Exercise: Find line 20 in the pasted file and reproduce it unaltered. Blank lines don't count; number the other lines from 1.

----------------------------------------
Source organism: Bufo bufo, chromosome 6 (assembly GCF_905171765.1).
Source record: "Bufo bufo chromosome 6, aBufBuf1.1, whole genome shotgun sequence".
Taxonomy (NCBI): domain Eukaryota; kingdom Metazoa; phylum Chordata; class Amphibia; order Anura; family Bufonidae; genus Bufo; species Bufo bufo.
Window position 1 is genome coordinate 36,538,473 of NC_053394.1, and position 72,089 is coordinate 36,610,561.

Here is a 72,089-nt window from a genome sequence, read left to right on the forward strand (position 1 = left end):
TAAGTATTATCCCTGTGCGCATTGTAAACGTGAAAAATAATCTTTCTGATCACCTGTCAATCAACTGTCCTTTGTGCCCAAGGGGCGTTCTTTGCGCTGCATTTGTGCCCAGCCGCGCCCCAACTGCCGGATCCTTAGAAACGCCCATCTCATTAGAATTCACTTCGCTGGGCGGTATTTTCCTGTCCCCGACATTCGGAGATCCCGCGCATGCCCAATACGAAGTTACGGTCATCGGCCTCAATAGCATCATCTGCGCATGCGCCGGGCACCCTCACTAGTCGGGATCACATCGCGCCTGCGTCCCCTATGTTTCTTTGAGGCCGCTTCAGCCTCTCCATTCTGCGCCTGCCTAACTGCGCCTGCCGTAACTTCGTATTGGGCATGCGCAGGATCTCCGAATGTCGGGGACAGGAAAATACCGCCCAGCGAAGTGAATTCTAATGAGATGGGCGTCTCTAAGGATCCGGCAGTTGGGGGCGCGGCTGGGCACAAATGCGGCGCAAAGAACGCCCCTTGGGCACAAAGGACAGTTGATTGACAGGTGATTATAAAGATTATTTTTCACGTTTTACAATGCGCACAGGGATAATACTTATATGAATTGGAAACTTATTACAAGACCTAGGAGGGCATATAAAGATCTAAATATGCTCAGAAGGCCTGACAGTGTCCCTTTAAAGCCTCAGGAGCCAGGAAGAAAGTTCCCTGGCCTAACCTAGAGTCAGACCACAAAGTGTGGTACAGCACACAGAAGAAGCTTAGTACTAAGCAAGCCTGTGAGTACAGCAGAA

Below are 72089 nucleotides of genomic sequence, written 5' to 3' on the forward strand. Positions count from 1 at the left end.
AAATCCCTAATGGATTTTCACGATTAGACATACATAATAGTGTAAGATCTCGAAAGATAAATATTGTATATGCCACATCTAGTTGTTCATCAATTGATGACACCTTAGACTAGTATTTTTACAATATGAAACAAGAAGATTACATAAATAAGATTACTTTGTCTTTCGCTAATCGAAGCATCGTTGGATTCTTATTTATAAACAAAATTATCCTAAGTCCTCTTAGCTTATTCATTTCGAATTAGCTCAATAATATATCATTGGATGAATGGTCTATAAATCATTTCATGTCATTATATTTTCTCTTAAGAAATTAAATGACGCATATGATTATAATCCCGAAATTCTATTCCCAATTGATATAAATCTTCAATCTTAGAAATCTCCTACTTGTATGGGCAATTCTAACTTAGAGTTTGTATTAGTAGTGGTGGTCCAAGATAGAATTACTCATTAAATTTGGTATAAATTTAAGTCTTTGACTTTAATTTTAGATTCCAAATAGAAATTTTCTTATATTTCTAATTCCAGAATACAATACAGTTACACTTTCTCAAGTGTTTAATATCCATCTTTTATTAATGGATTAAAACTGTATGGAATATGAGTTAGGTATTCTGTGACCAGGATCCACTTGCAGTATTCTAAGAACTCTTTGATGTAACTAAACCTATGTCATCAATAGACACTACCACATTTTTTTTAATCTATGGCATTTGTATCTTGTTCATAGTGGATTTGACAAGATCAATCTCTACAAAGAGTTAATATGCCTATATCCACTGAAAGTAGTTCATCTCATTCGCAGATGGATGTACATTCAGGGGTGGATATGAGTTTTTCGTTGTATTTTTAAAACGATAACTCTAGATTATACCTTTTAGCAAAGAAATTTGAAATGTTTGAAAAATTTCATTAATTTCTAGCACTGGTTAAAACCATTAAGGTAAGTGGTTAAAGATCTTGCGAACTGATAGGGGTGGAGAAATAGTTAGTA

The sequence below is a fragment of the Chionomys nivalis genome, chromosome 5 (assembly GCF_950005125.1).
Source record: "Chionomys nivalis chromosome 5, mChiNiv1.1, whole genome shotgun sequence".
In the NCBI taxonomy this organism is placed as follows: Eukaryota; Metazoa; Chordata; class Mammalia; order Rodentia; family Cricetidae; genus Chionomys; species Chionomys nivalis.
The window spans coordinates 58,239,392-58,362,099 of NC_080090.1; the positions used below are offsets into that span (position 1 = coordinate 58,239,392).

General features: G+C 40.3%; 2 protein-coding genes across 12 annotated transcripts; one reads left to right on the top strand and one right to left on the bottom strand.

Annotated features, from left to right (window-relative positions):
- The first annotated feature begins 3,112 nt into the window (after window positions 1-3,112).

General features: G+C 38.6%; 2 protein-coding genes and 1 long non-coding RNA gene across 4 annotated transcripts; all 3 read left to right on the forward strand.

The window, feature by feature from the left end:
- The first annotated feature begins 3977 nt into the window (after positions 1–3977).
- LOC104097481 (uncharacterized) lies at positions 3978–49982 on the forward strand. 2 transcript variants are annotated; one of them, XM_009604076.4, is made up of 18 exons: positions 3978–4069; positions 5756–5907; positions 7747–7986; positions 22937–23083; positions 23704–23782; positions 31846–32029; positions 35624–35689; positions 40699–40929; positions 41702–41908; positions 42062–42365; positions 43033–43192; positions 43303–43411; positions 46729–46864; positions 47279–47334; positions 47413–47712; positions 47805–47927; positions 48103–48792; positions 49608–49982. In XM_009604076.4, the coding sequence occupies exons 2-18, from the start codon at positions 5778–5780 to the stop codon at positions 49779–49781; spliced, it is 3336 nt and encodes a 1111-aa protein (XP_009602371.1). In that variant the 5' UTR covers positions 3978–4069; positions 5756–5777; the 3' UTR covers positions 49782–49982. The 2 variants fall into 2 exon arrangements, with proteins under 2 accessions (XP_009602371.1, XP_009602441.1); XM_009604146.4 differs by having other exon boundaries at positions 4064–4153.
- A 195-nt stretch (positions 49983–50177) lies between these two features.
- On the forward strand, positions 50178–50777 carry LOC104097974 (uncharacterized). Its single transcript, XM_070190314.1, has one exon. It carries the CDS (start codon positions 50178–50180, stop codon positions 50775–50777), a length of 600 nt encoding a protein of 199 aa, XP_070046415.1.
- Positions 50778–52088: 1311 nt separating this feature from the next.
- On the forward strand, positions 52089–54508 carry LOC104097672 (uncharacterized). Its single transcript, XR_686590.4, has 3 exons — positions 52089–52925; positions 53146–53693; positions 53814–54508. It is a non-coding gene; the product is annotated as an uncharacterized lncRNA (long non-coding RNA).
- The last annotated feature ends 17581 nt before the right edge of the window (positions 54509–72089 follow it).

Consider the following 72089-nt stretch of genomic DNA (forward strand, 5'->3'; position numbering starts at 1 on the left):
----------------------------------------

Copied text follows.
- A 195-nt stretch (positions 49983–50177) lies between these two features.